Jakarta, July 4 2018
Greetings Minister Luhut Pandjaitan and ASEAN Deputy Secretary General Tuan, selamat datang and welcome.
Ambassador Donovan, on behalf of the US Mission to ASEAN, I’m so pleased to join with the bilateral mission in this celebration of the anniversary of the American Declaration of Independence.
242 years ago, one of the five primary drafters of that document – Benjamin Franklin – famously persuaded other early American leaders to support the structures being created by saying “we must all hang together, or assuredly, we shall all hang separately”.
Hanging – or joining – together, he believed was the best strategy to avoid threats to that early dream of independence. And he smartly recognized that unless young America quickly became a secure and rules-based country, its early leaders were, themselves, at risk.
I understand that in 1967, at the founding meeting of ASEAN, Singapore’s then-Foreign Minister HE S. Rajaratnam echoed a similar sentiment, saying “If we do not hang together, we of the ASEAN nations will hang separately.”
The states that would become the United States and the countries of ASEAN both smartly recognized the importance of structure – of architecture – in designing an effective association.
Both entities faced economic uncertainty, conflict, and rivalries. Both cases required setting aside some short-term interests to achieve long-term, strategic goals — including stability and shared economic progress.
Today ASEAN is prosperous and peaceful, with a strong record of accomplishment in areas as diverse as countering transnational crime, promoting sustainable development, and managing natural disasters.
And, at the heart of the Asia-Pacific region, ASEAN is diplomatically, economically, and strategically central to U.S. interests in the 21st century.
With the countries and citizens of ASEAN, we share a strong and enduring interest in building and sustaining a rules-based order in the Indo-Pacific.
Recognizing today’s theme of Partnerships Across Oceans, I will note that expanding maritime cooperation is one of the five priority areas of the ASEAN-U.S. Strategic Partnership.
To reinforce our commitment to a free and open Indo-Pacific, the United States is proud to work with ASEAN Member States to develop and enhance cooperative Maritime Domain Awareness.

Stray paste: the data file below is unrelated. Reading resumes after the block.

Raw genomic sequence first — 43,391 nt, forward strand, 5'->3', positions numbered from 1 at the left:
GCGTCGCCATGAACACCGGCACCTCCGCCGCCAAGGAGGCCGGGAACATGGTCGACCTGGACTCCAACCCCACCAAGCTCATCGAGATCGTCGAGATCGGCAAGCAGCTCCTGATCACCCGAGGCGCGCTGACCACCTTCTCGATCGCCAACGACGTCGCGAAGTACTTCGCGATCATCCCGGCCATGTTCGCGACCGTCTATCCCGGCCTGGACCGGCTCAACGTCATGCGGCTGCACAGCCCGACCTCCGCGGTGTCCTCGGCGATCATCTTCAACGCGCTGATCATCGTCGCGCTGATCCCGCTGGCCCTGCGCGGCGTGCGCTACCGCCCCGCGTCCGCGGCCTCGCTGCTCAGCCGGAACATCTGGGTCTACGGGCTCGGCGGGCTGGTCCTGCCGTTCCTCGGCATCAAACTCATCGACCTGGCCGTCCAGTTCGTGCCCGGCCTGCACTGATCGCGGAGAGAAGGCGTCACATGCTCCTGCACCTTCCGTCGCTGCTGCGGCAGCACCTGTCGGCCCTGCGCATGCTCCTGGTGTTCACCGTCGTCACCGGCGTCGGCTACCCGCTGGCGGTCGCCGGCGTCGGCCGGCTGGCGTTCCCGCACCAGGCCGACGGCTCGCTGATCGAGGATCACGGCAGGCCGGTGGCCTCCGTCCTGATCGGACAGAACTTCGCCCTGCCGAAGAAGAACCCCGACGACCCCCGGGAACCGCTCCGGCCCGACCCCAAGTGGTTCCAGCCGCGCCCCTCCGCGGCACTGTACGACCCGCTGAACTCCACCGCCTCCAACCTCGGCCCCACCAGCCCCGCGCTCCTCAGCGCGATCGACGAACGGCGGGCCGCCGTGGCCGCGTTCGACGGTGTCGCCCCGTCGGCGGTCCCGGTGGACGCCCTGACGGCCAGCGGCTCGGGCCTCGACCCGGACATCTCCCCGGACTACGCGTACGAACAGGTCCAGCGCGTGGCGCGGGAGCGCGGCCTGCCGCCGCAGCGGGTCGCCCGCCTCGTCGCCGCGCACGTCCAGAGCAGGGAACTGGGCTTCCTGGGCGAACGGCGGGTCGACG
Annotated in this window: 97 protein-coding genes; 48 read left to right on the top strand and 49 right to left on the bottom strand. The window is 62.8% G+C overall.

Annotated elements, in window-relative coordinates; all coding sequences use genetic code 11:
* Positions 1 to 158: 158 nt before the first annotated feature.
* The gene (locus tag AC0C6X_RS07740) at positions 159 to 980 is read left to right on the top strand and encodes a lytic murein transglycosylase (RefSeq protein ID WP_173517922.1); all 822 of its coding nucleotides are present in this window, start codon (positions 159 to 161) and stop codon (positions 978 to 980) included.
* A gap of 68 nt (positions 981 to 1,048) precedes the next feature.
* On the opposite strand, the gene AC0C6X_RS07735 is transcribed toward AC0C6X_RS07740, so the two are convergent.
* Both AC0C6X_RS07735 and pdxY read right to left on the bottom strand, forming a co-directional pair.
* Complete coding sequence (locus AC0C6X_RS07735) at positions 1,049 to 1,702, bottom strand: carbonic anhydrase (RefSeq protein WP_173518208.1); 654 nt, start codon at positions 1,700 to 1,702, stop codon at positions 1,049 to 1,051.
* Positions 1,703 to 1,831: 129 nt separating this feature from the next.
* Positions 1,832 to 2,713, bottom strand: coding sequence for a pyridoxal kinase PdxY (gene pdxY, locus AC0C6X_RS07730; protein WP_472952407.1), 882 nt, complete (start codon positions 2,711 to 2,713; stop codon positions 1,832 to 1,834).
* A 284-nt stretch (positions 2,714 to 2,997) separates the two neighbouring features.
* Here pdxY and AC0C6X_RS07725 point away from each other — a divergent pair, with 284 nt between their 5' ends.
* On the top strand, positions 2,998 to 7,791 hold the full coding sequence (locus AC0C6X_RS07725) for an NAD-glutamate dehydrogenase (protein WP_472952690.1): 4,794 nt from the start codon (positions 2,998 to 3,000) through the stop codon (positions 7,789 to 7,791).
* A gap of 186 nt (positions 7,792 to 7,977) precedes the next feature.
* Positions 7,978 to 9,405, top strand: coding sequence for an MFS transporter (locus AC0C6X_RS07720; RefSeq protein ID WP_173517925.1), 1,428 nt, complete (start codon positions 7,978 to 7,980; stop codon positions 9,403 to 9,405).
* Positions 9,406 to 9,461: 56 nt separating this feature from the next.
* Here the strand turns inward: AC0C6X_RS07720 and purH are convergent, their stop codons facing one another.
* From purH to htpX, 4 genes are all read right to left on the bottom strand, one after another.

We also support ASEAN’s actions to promote healthy marine ecosystems and to minimize the effects of marine pollution, ocean acidification, oil spills, and illegal, unreported, and unregulated fishing.
USAID’s Oceans and Fisheries Partnership with the Southeast Asia Fisheries Development Center and partnership in the Safe Ocean Network is one example of how we’re doing this.
Ambassador Donovan mentioned the Young Southeast Asian Leaders Initiative – (YSEALI) – one of the flagship programs of USASEAN, and – as he noted – a program engaging many brilliant, young Indonesians. We’re delighted that a YSEALI Marine Debris Expedition workshop will be held in Jakarta in August, bringing 60 Young Southeast Asian Leaders from all 10 ASEAN countries together to gain a deeper understanding of the serious problem of marine debris. Through a field expedition, these young leaders will gain hands-on experiences before returning to their home countries to apply new knowledge in their own communities.
Since its launch in 2013, the YSEALI network has grown to almost 120,000 members, with over 2,100 young leaders having had the chance to participate in regional workshops like this one on marine debris.
I hope everyone here tonight will have a chance to visit the “Divers Clean Action” booth. This is a non-profit organization founded by YSEALI alumni dedicated to keeping Indonesia’s oceans clean…. They’re the ones who will be running the August workshop.
I’ll close by echoing Ambassador Donovan’s thanks to you all for being present tonight in this celebration of all the shared history and future promise which bring together the U.S. and the countries and citizens of ASEAN…. One could say we continue to demonstrate the benefits of “hanging together”!